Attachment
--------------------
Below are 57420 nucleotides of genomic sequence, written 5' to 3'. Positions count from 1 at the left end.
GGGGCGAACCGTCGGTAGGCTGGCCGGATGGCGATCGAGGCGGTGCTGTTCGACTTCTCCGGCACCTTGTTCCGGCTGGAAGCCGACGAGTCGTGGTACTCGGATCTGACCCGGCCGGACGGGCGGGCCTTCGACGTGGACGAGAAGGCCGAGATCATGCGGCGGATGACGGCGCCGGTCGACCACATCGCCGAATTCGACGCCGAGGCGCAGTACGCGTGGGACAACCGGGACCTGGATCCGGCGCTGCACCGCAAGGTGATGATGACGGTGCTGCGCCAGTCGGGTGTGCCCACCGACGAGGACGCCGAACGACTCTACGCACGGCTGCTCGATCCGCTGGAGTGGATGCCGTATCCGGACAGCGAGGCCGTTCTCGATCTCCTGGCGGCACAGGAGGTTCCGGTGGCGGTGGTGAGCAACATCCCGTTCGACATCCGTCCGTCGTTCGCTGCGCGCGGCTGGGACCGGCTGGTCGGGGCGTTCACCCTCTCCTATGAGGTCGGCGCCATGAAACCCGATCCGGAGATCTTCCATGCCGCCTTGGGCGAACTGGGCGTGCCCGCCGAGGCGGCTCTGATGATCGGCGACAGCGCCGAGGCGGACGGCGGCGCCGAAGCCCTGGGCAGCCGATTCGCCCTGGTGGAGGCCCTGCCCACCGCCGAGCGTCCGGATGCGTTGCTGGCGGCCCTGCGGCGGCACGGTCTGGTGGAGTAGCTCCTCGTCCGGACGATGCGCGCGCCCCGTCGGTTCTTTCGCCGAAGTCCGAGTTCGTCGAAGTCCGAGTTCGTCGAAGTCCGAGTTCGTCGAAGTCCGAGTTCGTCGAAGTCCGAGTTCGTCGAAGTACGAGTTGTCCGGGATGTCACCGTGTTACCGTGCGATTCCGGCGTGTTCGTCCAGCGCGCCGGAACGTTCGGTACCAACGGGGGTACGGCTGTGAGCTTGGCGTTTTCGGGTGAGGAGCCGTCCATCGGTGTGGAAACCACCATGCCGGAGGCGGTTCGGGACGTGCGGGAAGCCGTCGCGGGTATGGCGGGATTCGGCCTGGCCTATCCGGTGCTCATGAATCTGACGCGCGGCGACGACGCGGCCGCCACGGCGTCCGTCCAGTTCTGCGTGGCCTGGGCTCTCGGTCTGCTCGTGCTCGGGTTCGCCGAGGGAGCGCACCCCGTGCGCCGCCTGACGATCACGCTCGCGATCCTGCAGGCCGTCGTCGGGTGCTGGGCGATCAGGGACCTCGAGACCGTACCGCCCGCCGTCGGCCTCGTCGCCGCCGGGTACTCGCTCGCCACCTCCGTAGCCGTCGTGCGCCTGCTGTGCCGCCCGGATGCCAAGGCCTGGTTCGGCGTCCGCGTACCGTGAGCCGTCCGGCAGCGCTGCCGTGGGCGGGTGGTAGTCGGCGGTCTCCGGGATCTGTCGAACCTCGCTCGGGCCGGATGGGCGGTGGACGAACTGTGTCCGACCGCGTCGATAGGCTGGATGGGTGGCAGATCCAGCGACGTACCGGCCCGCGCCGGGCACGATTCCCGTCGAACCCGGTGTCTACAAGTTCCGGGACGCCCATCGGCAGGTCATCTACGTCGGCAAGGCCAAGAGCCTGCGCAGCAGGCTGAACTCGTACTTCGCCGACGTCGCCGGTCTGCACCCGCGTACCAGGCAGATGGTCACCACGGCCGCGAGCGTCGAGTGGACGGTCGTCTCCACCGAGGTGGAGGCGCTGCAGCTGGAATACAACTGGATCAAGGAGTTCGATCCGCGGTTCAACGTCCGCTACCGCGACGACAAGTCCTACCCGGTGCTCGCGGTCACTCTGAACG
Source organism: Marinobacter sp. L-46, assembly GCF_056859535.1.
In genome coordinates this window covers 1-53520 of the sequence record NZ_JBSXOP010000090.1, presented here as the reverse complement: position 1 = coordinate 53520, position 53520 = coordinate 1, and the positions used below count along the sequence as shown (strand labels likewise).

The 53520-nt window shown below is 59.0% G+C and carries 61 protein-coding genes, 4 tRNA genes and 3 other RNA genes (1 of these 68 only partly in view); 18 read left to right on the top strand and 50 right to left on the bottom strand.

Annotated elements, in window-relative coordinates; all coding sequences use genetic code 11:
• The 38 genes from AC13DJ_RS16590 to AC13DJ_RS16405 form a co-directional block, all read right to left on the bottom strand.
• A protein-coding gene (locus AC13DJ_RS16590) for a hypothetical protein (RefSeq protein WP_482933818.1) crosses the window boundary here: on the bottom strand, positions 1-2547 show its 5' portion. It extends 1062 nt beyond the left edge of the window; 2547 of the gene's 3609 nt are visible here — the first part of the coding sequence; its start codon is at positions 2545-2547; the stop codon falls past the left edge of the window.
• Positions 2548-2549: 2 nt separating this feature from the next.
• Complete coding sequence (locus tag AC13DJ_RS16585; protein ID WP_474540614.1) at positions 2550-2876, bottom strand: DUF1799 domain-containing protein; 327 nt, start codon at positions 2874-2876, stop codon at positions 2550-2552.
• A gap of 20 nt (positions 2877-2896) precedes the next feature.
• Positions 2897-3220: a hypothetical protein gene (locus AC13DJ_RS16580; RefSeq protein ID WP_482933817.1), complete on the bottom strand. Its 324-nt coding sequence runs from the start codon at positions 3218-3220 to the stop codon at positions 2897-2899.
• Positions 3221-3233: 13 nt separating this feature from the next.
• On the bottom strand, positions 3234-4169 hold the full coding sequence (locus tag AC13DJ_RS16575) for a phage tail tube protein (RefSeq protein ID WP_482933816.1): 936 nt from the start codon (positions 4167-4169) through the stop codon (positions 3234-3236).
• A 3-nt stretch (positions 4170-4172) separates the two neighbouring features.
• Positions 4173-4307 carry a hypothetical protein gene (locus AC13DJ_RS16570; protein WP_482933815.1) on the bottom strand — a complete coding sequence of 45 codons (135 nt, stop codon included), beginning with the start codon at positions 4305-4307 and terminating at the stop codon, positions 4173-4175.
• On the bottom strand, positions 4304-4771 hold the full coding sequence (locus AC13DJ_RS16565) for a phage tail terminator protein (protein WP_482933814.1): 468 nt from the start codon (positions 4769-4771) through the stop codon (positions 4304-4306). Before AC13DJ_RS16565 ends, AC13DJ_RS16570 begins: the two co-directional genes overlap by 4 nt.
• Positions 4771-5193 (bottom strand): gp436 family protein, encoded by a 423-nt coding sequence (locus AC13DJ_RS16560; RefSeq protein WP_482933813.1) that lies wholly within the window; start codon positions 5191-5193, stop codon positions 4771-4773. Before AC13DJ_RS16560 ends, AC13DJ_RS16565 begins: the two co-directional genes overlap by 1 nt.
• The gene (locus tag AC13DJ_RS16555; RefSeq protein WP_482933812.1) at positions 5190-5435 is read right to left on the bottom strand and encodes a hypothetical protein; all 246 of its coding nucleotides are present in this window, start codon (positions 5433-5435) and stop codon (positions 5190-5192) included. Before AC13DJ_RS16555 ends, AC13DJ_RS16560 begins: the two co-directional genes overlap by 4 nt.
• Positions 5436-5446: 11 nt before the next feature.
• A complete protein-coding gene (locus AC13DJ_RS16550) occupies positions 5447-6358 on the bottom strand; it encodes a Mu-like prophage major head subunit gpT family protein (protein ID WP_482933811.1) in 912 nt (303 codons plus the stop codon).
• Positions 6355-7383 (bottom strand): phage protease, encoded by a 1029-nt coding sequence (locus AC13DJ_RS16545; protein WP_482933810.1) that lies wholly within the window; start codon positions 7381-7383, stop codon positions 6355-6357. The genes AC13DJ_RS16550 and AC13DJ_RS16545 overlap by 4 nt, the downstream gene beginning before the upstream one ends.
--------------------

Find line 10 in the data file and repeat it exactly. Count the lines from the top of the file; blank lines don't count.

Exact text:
• Complete coding sequence (locus tag AC13DJ_RS16585; protein ID WP_474540614.1) at positions 2550-2876, bottom strand: DUF1799 domain-containing protein; 327 nt, start codon at positions 2874-2876, stop codon at positions 2550-2552.